The Dietary Guidelines for Americans as set out by the U.S. government (and I strongly suggest you download the pdf of the latest edition*) recommends that most adults consume at least 2-1/2 cups of vegetables, 2 cups of fruit, 6 ounces of grain (more than half as whole grains), 3 cups of dairy, 5-1/2 ounces of protein foods, and 27 grams of oils (based on 2,000 calorie/day). They also recommend limiting additional calories spent on sugars, alcohol, additional fats, etc. to 240 calories or 12% of total calorie consumption.
I personally strive for a predominantly whole foods, plant-based eating pattern, and though my aspirations are vegan (kinder to animals, lower carbon emissions, etc.), I don’t always strictly adhere to it. I do eat more than the recommended fruits and vegetables–by a LOT–so my carbs and sugars are always high! I probably come in under in grains and dairy/alternatives by a serving on some days. I generally meet the protein recommendations. I find using a calorie and macro tracking app helpful to make sure I’m meeting my primary nutrient needs.
(Quick side note: the Dietary Guidelines for Americans is just one tool for determining whether you’re on the right track nutritionally. I also consider recommendations for muscle building that range from .8 to 2 grams/kg of body weight. See this article by myfitnesspal.)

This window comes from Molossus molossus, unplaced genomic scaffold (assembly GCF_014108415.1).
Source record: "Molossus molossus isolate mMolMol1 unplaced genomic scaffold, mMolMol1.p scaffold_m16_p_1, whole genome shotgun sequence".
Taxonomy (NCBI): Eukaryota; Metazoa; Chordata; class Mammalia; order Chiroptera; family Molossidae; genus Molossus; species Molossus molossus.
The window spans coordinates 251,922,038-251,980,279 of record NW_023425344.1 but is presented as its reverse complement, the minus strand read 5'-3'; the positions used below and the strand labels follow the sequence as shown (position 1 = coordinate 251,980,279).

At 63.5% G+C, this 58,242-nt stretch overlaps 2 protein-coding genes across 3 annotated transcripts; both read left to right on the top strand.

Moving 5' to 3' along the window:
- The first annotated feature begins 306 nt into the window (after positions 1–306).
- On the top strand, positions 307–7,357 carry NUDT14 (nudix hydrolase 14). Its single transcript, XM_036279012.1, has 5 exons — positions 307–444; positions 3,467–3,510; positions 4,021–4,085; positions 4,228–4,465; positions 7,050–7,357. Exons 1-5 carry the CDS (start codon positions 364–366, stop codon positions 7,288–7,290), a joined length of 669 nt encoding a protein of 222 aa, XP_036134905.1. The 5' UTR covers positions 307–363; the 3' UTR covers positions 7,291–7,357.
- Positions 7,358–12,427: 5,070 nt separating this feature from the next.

So what do I eat on a typical summer day?
This is what a typical day currently looks like for me and is not a recommendation for what you should eat. What I eat evolves with what is fresh and available, what I like, and what I find at the Grocery Outlet discount store near me. It also evolves as I learn more and discover new ways to fuel myself and better ways to live sustainably.
Breakfast: A protein pancake from a mix with 2 tbsp walnuts, 1 tbsp rolled oats, and 2 tbsp vanilla protein powder added to the batter; topped with slices of 1 banana and 1 tbsp of maple syrup. I also drink several cups of coffee–sometimes black, but often with a nondairy creamer.
Snack1: One or more pieces of fruit (today it was 2 plums and 1 apple), and 1/4 cup of raw almonds.
Lunch: Protein powder smoothie with 1-1/2 cups almond milk, 1/2 a frozen banana, 1/2 cup frozen mango, 1/2 cup frozen blueberries, and a big handful of spinach greens blended in. Today I poured it into a bowl and topped with about a tbsp of ground hemp hearts and 1/2 a tbsp of cacao nibs.
Snack2: Depends on hunger level, but this week I’ve been extra hungry, so I had a protein bar about 1/2 hour after I exercised. A protein snack consumed within an hour after a workout is recommended to help repair and build muscle (see that myfitnesspal article on protein linked above).
Dinner: My summer go-to meal is a really big salad that consists of a variety of leafy greens, summer squash, cucumber, tomatoes, broccoli, cauliflower, celery, red/orange/yellow bell pepper, mushrooms, onions, carrots, beets, asparagus, Brussel sprouts, sliced fennel bulb… basically a bunch of whatever is in season and not too expensive. And I get super excited when I can add something from my own garden. I currently have arugula, romain, some leaf lettuces, orange cherry tomatoes, and basil to add. Later this summer I may luck out and have some yellow crook-neck squash, peppers, carrots, and cucumbers.